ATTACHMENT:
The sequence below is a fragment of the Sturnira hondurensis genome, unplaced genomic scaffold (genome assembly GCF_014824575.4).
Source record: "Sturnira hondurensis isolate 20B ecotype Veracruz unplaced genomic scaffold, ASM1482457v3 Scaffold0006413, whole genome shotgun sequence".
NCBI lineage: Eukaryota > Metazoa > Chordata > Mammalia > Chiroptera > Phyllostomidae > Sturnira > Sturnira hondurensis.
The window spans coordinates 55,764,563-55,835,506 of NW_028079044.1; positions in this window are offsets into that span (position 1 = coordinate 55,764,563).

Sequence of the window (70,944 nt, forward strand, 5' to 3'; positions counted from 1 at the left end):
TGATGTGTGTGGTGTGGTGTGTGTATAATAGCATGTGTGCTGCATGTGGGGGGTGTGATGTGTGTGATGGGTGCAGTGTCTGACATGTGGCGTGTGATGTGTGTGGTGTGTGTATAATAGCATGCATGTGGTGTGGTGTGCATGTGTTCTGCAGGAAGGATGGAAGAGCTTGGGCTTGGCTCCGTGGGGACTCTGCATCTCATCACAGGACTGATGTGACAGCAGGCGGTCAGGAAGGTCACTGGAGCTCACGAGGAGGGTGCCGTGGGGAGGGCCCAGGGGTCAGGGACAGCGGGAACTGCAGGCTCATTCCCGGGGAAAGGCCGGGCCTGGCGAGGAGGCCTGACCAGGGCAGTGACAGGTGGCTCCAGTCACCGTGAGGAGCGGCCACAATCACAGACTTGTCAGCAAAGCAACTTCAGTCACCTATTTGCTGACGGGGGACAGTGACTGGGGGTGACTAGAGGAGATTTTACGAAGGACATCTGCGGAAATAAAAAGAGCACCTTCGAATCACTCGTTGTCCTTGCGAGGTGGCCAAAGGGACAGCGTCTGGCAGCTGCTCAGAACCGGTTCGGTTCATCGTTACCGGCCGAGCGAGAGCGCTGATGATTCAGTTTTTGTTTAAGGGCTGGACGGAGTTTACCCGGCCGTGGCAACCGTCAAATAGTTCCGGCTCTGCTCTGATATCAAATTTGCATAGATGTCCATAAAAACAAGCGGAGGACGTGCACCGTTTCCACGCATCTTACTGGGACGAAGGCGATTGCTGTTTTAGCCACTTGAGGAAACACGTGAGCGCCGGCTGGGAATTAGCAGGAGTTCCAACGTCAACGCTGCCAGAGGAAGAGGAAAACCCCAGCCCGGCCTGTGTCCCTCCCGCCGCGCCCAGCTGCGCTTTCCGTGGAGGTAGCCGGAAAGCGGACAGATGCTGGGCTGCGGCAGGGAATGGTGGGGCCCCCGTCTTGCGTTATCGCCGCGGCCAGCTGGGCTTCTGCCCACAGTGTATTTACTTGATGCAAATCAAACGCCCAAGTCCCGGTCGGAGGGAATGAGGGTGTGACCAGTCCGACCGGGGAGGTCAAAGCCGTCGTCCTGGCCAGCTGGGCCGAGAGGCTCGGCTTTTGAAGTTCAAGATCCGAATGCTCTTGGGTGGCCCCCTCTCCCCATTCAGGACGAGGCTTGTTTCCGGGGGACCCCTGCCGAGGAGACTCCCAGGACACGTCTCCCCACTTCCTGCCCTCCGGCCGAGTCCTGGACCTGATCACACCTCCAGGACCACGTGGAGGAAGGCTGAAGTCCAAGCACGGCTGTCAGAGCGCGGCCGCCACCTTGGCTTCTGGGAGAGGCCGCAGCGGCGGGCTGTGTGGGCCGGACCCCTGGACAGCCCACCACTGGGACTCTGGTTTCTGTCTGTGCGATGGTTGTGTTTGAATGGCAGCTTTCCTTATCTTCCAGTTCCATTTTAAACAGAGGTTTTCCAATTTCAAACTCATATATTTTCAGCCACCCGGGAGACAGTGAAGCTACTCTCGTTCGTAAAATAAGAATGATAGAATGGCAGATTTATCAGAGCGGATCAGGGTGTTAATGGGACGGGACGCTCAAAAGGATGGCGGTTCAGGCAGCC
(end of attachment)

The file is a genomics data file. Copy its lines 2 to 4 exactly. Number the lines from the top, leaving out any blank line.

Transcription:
Source record: "Sturnira hondurensis isolate 20B ecotype Veracruz unplaced genomic scaffold, ASM1482457v3 Scaffold0006413, whole genome shotgun sequence".
NCBI lineage: Eukaryota > Metazoa > Chordata > Mammalia > Chiroptera > Phyllostomidae > Sturnira > Sturnira hondurensis.
The window spans coordinates 55,764,563-55,835,506 of NW_028079044.1; positions in this window are offsets into that span (position 1 = coordinate 55,764,563).